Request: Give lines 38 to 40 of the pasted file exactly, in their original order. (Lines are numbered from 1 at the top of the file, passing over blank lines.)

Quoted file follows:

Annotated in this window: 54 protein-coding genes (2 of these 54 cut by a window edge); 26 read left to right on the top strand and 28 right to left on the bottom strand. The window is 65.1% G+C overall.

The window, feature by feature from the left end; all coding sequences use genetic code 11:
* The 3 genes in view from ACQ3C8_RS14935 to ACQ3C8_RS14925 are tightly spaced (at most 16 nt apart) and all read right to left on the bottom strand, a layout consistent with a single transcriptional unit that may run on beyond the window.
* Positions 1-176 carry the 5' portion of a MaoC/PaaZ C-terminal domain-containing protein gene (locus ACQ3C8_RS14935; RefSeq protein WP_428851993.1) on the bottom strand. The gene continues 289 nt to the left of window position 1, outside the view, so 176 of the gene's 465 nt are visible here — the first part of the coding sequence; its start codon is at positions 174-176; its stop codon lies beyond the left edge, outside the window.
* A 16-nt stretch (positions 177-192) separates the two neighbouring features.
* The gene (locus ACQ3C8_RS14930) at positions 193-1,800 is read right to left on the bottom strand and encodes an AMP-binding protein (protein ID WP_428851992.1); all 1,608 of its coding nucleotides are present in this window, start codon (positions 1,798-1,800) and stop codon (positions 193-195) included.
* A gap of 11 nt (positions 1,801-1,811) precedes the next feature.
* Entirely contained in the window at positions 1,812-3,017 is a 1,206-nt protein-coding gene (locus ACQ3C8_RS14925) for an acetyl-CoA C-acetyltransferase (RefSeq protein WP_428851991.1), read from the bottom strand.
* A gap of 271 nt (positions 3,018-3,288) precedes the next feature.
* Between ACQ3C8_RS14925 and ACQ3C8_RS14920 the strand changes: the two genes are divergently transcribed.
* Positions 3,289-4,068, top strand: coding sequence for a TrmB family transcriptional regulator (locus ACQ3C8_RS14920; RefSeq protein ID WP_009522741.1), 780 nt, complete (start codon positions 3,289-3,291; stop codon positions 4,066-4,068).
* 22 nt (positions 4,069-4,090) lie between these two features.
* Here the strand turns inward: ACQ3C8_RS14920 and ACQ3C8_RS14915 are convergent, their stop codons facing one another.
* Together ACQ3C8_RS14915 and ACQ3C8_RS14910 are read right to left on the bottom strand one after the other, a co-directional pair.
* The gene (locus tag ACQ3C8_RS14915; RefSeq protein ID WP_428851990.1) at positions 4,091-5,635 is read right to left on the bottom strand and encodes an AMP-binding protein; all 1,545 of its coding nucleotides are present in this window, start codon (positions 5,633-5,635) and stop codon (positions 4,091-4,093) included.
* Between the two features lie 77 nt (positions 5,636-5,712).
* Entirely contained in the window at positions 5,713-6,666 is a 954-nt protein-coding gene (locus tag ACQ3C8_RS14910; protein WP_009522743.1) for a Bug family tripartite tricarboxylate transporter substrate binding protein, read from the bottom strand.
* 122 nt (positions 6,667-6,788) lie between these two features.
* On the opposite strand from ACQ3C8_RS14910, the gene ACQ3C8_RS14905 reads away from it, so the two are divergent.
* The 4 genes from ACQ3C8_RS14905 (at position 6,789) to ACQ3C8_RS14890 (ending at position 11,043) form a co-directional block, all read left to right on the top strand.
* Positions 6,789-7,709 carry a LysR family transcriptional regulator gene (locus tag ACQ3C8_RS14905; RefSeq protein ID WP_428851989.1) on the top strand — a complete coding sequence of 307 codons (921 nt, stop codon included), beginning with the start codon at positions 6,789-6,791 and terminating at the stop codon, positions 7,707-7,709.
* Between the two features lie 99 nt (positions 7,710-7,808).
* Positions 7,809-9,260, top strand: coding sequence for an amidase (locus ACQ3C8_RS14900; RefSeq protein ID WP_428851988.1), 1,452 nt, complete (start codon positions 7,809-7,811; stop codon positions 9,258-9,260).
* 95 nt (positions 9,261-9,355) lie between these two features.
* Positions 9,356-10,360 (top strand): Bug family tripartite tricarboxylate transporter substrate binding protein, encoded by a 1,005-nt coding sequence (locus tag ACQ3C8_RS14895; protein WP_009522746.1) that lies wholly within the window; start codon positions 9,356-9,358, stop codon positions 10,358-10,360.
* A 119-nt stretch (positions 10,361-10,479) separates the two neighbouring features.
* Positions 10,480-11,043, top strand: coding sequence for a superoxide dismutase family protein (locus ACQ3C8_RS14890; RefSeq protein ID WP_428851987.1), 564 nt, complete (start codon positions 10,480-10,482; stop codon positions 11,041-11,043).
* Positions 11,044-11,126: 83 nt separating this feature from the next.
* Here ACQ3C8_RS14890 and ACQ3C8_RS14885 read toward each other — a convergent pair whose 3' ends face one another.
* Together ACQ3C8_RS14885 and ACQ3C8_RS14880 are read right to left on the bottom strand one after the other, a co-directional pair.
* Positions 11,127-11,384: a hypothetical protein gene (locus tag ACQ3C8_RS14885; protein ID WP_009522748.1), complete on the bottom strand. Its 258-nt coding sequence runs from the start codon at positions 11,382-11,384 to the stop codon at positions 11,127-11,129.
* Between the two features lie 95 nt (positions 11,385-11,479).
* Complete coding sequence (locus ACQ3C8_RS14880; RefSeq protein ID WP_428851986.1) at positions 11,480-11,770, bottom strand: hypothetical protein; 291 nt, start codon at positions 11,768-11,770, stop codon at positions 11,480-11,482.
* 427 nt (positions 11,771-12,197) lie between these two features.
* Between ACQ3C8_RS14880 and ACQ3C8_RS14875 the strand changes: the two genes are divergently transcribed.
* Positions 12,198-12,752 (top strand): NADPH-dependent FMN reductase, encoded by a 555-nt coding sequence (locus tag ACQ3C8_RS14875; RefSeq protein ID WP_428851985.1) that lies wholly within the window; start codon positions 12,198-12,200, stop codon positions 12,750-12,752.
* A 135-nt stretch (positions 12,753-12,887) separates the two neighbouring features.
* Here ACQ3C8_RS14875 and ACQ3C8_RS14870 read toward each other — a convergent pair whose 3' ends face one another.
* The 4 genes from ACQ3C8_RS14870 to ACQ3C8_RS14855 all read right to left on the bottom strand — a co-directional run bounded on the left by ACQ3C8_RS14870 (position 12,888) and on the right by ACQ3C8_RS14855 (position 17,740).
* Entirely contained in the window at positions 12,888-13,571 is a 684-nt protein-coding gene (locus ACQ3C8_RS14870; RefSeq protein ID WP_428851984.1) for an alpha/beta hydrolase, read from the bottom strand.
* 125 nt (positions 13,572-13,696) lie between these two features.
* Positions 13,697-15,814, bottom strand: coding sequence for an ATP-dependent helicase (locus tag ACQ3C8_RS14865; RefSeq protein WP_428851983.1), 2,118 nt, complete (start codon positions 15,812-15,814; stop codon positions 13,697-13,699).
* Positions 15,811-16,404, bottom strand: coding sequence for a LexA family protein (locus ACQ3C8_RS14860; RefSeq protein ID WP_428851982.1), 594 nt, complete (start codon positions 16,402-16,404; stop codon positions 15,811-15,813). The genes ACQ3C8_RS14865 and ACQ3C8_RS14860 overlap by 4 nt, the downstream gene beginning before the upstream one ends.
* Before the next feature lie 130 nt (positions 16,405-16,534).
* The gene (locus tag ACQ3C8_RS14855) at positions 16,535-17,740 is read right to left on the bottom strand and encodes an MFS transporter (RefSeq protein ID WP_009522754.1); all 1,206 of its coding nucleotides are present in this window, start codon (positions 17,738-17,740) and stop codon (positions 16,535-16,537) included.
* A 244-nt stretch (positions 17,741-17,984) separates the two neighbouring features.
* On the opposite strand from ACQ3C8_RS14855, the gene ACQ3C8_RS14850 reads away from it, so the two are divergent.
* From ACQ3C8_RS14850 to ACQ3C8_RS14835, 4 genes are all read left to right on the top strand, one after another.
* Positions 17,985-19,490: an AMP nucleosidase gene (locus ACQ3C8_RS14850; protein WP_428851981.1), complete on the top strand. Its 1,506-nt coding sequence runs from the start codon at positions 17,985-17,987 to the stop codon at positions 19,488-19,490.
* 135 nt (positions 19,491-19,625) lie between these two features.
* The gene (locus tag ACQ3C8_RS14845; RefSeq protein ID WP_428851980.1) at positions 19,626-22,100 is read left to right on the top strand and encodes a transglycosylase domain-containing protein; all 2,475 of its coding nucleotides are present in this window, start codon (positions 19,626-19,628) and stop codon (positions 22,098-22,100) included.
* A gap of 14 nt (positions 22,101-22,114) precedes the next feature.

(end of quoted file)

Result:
* Here ACQ3C8_RS14875 and ACQ3C8_RS14870 read toward each other — a convergent pair whose 3' ends face one another.
* The 4 genes from ACQ3C8_RS14870 to ACQ3C8_RS14855 all read right to left on the bottom strand — a co-directional run bounded on the left by ACQ3C8_RS14870 (position 12,888) and on the right by ACQ3C8_RS14855 (position 17,740).
* Entirely contained in the window at positions 12,888-13,571 is a 684-nt protein-coding gene (locus ACQ3C8_RS14870; RefSeq protein ID WP_428851984.1) for an alpha/beta hydrolase, read from the bottom strand.